Officials in the State and local parishes are working
together to establish a first-ever maritime training program in Louisiana that
will unite three separate community colleges.
Though the effort is just beginning, officials say that
programs at Fletcher Technical Community College, Delgado Community College and
South Central Louisiana Technical College could be affected as early as this
spring as part of the creation of the “Maritime Center of Excellence”.
Said Earl Meador, Interim Chancellor and Director at
Fletcher, "It's about bringing together all of the marine resources in the
state to serve the program as a whole."
Meador, along with Monty Sullivan, the Director of
Louisiana Community and Technical College System, credit Senator Norby Chabert
(R-Houma) with spearheading the initiative.
According to Chabert, "If we're going to be a maritime-based
commerce economy in south Louisiana, it doesn't make sense to be training
people for jobs not necessarily in this area or not giving them the training for
jobs that exist in this area."
Ten months ago the discussions began following the last
legislative session when oilfield businesses started the conversation in an
effort to address a skilled worker shortage. Sullivan then reached out to Chabert and they
began a dialogue about the creation of the Center.
Creating the partnership
Centers like the one proposed were established by
Legislature in 2010, and are intended to "provide opportunities for
partnerships between college and local business and industry to educate and
train a skilled workforce”. Louisiana
state law requires that a center meet a documented workforce need, and teachers
must have national, international and local expertise. Additionally, the schools must bring in
resources like equipment and faculty from industry partners. Five such centers operate across Louisiana,
including Fletcher’s oilfield technology program and Delgado’s cooking
Survey results pending
Officials are currently waiting on the results of a study,
performed by the Louisiana Association of Business and Industry that will
better identify training needs and workforce demands. The survey will remain open until next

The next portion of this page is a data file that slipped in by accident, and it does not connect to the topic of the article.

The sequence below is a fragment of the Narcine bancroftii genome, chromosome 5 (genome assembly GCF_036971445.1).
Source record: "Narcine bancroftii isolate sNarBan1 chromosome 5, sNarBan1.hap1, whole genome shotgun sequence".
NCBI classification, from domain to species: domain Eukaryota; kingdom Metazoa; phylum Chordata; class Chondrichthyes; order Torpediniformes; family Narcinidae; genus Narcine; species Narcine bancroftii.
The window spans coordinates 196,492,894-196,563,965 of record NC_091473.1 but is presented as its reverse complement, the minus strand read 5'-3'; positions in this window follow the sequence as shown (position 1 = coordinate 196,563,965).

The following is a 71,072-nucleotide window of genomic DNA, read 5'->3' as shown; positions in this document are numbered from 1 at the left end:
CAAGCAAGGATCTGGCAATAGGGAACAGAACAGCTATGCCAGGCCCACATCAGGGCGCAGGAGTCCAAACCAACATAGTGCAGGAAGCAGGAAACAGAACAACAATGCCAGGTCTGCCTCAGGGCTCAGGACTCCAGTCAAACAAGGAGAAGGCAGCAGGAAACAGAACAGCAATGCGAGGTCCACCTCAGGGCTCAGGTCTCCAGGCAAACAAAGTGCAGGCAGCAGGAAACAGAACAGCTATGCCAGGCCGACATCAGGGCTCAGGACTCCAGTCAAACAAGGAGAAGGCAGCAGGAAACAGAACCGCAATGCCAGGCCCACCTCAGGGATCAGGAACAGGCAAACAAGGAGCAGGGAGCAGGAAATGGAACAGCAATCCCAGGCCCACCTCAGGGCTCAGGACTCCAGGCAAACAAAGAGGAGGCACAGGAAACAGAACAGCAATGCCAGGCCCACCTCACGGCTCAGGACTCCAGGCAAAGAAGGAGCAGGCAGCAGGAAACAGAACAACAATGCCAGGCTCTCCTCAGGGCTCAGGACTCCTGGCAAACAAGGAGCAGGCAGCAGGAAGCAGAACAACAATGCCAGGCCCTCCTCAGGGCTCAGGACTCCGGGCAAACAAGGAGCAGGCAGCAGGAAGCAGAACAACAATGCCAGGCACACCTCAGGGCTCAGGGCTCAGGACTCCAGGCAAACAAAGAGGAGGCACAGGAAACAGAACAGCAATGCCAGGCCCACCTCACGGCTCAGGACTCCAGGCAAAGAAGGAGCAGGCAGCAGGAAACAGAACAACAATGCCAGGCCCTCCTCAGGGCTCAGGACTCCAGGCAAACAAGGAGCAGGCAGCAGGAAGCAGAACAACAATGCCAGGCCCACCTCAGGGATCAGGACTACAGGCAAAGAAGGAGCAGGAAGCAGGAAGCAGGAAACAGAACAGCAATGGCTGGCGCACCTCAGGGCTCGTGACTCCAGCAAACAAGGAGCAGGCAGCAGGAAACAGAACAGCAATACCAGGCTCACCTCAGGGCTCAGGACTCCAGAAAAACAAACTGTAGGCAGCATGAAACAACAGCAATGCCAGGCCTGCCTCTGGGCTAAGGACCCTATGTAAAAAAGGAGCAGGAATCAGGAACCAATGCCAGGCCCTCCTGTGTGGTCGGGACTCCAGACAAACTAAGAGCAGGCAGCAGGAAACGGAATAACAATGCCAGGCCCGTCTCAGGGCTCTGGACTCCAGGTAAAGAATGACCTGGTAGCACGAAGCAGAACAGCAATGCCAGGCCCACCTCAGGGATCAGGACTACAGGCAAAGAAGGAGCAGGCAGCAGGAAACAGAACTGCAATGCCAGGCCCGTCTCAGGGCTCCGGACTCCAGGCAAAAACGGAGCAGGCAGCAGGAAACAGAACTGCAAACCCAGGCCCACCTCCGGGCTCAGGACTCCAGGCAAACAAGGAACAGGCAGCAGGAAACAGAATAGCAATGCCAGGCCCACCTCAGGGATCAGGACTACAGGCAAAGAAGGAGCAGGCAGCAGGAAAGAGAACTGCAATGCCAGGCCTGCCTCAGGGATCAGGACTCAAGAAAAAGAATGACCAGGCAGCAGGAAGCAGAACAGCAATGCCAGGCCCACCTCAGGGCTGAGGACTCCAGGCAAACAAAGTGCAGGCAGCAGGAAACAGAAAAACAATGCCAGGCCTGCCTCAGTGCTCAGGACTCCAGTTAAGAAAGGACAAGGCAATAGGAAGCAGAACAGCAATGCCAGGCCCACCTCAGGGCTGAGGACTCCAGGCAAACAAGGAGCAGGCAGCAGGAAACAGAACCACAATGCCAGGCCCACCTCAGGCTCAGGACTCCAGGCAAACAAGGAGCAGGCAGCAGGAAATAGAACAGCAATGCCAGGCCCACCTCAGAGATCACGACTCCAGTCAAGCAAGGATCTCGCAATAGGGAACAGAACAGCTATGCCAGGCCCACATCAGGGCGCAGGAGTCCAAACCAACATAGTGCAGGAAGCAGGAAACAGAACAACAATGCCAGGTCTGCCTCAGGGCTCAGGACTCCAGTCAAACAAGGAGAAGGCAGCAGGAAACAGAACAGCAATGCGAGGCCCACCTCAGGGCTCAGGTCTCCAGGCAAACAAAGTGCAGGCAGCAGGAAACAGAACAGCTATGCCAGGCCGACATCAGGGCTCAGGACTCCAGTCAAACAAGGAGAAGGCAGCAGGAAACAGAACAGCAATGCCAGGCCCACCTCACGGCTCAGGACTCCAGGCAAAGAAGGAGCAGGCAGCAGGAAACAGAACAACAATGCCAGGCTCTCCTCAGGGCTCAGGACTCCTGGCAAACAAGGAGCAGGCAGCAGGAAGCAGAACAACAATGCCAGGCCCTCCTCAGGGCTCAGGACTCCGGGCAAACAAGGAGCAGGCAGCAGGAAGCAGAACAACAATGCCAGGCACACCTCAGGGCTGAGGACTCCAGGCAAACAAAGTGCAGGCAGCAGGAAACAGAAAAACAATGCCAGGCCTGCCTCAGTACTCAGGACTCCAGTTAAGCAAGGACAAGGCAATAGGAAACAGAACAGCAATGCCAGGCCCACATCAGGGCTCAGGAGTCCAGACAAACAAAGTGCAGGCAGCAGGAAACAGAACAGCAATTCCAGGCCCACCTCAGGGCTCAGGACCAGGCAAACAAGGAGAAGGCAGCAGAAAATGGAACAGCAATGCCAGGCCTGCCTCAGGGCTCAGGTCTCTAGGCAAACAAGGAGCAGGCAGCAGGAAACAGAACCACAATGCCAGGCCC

Early results suggest that the Louisiana maritime industry
expects to hire 3,000 workers within the next five years, with the primary
needs being deckhands, boat captains and wheelmen. Final recommendations from the survey are
expected within a month. Once the
results are complete, they will be presented to Chabert’s Senate committee and
an official proposal will be drafted shortly thereafter.
Says Chabert, "Those three schools [Delgado, Fletcher
and South Central Louisiana Tech] really have had a background, if you will, in
certain aspects of certification and the degree fields that maritime businesses
have needed, need and will need in the future."
Programs could include two-year degrees or new
certifications. Such programs and
degrees would require approval by the USCG or state Board of Regents for Higher
Education. However, if approved, some of
the programs could be impacted as soon as this spring.
A building to house the program
Officials have started the planning process for a building
to house the new program. Rumors began
in early December about a $50 million facility near Fletcher’s campus, and, in
fact, a request for $50 million from Louisiana’s construction budget was
made. Wherever the building ends up,
pending approval, the completion of construction could be over two years away.
According to Sullivan, part of the goal of the center is to
connect workers in Houma-Thibodaux and New Orleans to jobs available. Said Sullivan, "We've got to get more
people in those programs and create skilled workers. We've got to broaden the
number of programs we offer. Some of the info we're seeing in early results,
we're probably touching about half of the workforce demands."
The center would also work closely with Fletcher and South
Central’s current safety certification programs.